Why Japanese People Sit on the Floor Not on a Chair?

A Japanese traditional room with tatami mats, over which a Japanese traditional courtyard is seen.
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We may have overstayed on the floor

Japanese people, even people of high rank like Shogun (samurai generals), had sat on the floor since ancient times. It’s only 150 years since chairs or the chair culture spread in Japan, as I wrote before. When I was a kid, about 30 years ago, there was a sofa set in the living room already. Most of my family members, however, often sat on the floor, leaning against the sofa. Funnily enough, my dogs slept on the sofa, instead. I’m sure it was not a style particular only to my family. When hanging out at my friends’ houses at that time, like playing video games together, I found they did it in the same manner. The lifestyle of living on the floor may be printed in the DNA of Japanese people.

We can’t stay still even on the sofa

Of course, I’m just kidding. It’s not such a biological issue. Simply, the average size of Japanese houses is small, and the no-chair culture was a wisdom of life in order to make effective use of a limited space. Japanese people sat on the floor and had meals on a low table. After dinner, the low table was put away for a sleeping space and futon. For such people spending most of their time on the floor, even the space of sofas is too small. We, at home on the floor, kinda return to nature: lying face-up or -down; sitting with the knees held or the legs crossed or straight-out, etc. One thing that is for sure is no one never sits up straight at home, though I’m hoping I’m not the only one who thinks like this. This back-to-nature movement may happen due to one of the advantages of our culture: No shoes inside.

In Japan, the floor is clean because we take off shoes inside the home. It’s always unbelievable for me to see people hop on the bed with shoes on in some Hollywood movies, etc. By the way, do you know what it is for, a cloth sometimes seen on the bed of a hotel room? I was shocked when I learned what it was. The name of the cloth is a “bed throw” and used to preven dirt from shoes. This is also off the topic, but it is said that shoes were not developed so much but sandals (flip-flops) were in Japan because of the no shoe policy. Anyway, even on the sofa, in the same manner as that of our pre-chair era, we may subconsciously try to adjust sitting position, feel cramped, and go back to the floor. I believe this would be the cause of our giving up relaxing even on the sofa.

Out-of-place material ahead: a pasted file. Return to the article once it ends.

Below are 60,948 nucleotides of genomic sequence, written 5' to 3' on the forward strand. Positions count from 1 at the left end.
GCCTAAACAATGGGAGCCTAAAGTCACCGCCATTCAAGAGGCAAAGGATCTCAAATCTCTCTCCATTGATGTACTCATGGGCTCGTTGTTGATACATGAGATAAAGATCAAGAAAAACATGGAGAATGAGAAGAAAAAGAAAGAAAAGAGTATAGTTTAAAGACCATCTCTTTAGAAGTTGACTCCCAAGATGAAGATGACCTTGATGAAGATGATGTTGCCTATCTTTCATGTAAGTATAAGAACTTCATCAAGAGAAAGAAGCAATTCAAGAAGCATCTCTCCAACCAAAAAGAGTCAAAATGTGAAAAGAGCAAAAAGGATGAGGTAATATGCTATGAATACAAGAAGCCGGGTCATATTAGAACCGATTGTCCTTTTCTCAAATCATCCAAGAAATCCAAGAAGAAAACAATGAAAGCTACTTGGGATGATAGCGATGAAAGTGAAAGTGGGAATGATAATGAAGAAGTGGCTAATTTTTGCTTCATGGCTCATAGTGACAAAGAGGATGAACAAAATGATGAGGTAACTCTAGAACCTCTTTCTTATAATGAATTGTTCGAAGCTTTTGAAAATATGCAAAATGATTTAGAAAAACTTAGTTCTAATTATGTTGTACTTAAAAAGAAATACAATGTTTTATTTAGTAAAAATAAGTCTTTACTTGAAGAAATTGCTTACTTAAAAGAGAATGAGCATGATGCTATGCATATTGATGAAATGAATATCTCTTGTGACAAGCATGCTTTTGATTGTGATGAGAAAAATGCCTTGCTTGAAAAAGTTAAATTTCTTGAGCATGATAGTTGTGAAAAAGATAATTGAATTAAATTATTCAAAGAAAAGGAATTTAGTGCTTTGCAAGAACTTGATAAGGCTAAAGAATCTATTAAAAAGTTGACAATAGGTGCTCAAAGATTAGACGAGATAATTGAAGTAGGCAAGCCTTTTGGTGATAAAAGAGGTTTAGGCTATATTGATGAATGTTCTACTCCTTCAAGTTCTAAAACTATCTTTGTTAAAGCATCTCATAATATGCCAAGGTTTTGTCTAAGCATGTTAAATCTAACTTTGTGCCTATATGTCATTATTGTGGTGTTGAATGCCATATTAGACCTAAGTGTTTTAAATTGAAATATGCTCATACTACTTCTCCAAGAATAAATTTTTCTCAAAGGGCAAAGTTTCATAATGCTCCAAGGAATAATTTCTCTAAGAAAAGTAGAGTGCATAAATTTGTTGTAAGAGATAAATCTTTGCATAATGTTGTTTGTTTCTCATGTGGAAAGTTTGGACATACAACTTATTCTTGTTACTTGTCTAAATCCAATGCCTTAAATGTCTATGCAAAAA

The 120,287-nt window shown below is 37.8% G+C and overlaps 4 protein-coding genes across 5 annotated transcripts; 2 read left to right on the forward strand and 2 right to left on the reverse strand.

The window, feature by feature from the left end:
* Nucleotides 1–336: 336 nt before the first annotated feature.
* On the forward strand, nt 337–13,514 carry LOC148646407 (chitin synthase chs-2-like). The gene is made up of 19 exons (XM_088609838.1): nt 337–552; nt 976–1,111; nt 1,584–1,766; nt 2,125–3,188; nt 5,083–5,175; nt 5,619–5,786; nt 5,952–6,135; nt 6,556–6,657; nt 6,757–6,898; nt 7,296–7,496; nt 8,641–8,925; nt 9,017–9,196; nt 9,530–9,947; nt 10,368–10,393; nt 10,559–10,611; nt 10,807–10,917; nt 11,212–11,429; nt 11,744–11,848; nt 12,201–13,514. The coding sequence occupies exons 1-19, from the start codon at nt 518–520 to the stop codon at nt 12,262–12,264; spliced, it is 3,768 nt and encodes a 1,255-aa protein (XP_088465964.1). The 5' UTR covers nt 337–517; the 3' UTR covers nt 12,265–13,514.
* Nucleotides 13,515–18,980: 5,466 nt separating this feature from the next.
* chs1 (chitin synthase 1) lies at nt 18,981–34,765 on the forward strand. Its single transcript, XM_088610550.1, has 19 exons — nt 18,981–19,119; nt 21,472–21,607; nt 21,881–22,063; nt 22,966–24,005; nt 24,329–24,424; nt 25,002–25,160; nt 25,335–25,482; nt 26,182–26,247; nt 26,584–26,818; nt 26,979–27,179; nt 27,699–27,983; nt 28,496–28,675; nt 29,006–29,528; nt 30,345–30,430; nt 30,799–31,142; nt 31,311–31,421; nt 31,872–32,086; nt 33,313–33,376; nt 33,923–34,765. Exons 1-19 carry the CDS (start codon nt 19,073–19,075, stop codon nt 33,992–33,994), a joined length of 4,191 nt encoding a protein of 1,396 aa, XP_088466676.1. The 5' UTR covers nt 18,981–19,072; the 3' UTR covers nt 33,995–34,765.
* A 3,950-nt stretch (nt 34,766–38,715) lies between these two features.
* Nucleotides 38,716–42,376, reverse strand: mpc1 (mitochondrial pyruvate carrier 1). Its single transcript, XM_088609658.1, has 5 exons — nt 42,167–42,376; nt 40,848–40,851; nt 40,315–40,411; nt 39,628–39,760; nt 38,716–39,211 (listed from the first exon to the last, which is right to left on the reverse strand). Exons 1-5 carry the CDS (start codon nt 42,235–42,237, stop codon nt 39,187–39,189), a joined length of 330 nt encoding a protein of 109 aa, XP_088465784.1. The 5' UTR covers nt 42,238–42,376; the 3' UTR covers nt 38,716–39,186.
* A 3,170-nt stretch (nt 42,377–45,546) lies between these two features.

A sofa set upholstered with gray fabric, on which some cushions and a blanket

The sofa to pull Japanese people up from the floor

Now it’s our time to solve this issue as a leading furniture maker in Japan, and we launched a sofa some years ago to salvage Japanese people from the floor. It’s MOLA. The designer explained it was not a sofa but a place where people can relax. The seat cushions are made to be bigger especially in the depth direction and softer by using a lot of feathers, compared with other our sofas. The irregular shape of each modular unit will provide a relaxing space. I think it’s something more than a sofa set, it’s more like a personal hideout where you can return to nature.


Shungo Ijima

He is travelling around the world. His passion is to explain Japan to the world, from the unique viewpoint accumulated through his career: overseas posting, MBA holder, former official of the Ministry of Finance.


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